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Verso of an affadavit in lieu of passport issued to Hans Julius Cahnmann by Hiram Bingham, Jr., Vice Consul of the United States of America for the district of Marseille, France.

Photograph | Digitized | Photograph Number: 34511A

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    Verso of an affadavit in lieu of passport issued to Hans Julius Cahnmann by Hiram Bingham, Jr., Vice Consul of the United States of America for the district of Marseille, France.
    Verso of an affadavit in lieu of passport issued to Hans Julius Cahnmann by Hiram Bingham, Jr., Vice Consul of the United States of America for the district of Marseille, France.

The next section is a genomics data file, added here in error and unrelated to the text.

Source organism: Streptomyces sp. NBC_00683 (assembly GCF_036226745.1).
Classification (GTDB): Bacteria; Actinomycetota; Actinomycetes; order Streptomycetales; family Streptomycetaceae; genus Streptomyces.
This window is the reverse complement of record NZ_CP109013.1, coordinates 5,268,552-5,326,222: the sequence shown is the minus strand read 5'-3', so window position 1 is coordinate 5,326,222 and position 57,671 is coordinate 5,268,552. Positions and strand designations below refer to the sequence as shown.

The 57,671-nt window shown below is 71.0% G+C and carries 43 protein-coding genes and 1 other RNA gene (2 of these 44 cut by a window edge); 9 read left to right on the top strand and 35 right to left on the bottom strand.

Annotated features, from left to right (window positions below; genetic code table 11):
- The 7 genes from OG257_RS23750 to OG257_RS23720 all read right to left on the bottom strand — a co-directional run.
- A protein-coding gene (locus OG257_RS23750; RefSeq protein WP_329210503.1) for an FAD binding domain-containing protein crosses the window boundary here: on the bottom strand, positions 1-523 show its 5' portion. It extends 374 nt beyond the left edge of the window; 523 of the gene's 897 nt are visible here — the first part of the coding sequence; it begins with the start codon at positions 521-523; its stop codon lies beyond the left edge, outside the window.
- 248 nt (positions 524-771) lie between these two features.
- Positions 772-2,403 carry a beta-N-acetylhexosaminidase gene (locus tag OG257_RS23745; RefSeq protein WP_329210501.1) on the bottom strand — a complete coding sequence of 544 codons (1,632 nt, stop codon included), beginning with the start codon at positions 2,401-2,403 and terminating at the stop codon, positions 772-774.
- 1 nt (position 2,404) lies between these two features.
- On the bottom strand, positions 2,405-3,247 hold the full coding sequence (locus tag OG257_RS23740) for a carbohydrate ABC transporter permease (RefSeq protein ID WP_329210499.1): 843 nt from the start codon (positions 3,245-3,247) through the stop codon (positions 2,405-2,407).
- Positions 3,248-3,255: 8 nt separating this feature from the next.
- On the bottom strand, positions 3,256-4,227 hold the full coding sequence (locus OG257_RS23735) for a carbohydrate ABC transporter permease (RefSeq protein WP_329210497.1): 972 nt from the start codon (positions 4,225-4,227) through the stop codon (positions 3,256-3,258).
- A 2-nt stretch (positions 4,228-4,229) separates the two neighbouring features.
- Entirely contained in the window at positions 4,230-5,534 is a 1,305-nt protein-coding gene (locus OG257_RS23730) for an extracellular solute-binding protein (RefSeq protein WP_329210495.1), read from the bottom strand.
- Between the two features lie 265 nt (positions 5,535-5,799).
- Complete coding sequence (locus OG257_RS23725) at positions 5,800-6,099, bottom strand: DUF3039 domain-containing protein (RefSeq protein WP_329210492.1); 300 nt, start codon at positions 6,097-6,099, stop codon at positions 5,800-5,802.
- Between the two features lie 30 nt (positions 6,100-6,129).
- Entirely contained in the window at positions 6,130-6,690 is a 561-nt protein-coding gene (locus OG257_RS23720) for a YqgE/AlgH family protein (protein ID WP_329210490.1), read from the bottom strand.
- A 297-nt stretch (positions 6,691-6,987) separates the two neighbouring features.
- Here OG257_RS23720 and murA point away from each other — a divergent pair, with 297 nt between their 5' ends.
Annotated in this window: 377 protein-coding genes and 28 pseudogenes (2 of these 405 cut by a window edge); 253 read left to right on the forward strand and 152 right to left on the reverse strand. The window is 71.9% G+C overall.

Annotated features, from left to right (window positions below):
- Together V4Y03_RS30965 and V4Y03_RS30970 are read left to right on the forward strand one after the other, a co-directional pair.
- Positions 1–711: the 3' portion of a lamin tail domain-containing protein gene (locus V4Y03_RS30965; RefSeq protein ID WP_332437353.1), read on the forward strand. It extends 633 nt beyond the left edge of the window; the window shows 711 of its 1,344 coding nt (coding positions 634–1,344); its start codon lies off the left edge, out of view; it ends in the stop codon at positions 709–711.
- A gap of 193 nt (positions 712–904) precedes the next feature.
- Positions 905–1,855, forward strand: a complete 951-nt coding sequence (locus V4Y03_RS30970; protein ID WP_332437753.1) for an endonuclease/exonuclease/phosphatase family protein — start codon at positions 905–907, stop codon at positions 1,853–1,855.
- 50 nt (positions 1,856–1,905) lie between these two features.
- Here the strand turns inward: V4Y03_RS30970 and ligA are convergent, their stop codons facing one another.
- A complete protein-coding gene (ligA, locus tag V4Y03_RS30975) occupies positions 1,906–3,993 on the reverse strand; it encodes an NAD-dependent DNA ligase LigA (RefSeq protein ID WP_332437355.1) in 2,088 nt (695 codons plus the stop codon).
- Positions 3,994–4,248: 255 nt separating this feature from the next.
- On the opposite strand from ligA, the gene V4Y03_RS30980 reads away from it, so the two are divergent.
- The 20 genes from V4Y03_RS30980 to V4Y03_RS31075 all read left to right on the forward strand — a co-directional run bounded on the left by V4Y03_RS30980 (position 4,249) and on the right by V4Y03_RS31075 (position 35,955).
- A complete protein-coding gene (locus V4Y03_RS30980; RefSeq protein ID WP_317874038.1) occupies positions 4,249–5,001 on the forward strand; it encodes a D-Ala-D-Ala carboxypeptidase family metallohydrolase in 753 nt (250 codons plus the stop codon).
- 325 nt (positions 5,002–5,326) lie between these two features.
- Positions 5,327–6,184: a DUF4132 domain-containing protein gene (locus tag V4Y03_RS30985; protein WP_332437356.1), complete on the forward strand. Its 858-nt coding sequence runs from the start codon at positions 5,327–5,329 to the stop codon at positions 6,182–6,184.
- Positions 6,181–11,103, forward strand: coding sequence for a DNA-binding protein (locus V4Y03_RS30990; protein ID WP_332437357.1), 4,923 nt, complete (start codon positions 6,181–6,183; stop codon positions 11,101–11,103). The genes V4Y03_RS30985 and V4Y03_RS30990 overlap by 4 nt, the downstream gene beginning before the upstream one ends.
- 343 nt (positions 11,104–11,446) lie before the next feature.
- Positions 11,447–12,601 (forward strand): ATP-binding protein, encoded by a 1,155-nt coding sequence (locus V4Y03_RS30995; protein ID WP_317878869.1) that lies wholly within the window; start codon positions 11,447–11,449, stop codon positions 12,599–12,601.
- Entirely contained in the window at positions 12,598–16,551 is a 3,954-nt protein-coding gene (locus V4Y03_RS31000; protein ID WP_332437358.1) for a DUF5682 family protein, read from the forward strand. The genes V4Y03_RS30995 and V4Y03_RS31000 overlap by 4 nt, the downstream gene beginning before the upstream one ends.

Verso of an affadavit in lieu of passport issued to Hans Julius Cahnmann by Hiram Bingham, Jr., Vice Consul of the United States of America for the district of Marseille, France.
    1941 May 03
    Marseilles, [Bouches-du-Rhone] France
    Variant Locale
    Photo Credit
    United States Holocaust Memorial Museum, courtesy of Hans Cahnmann
    Event History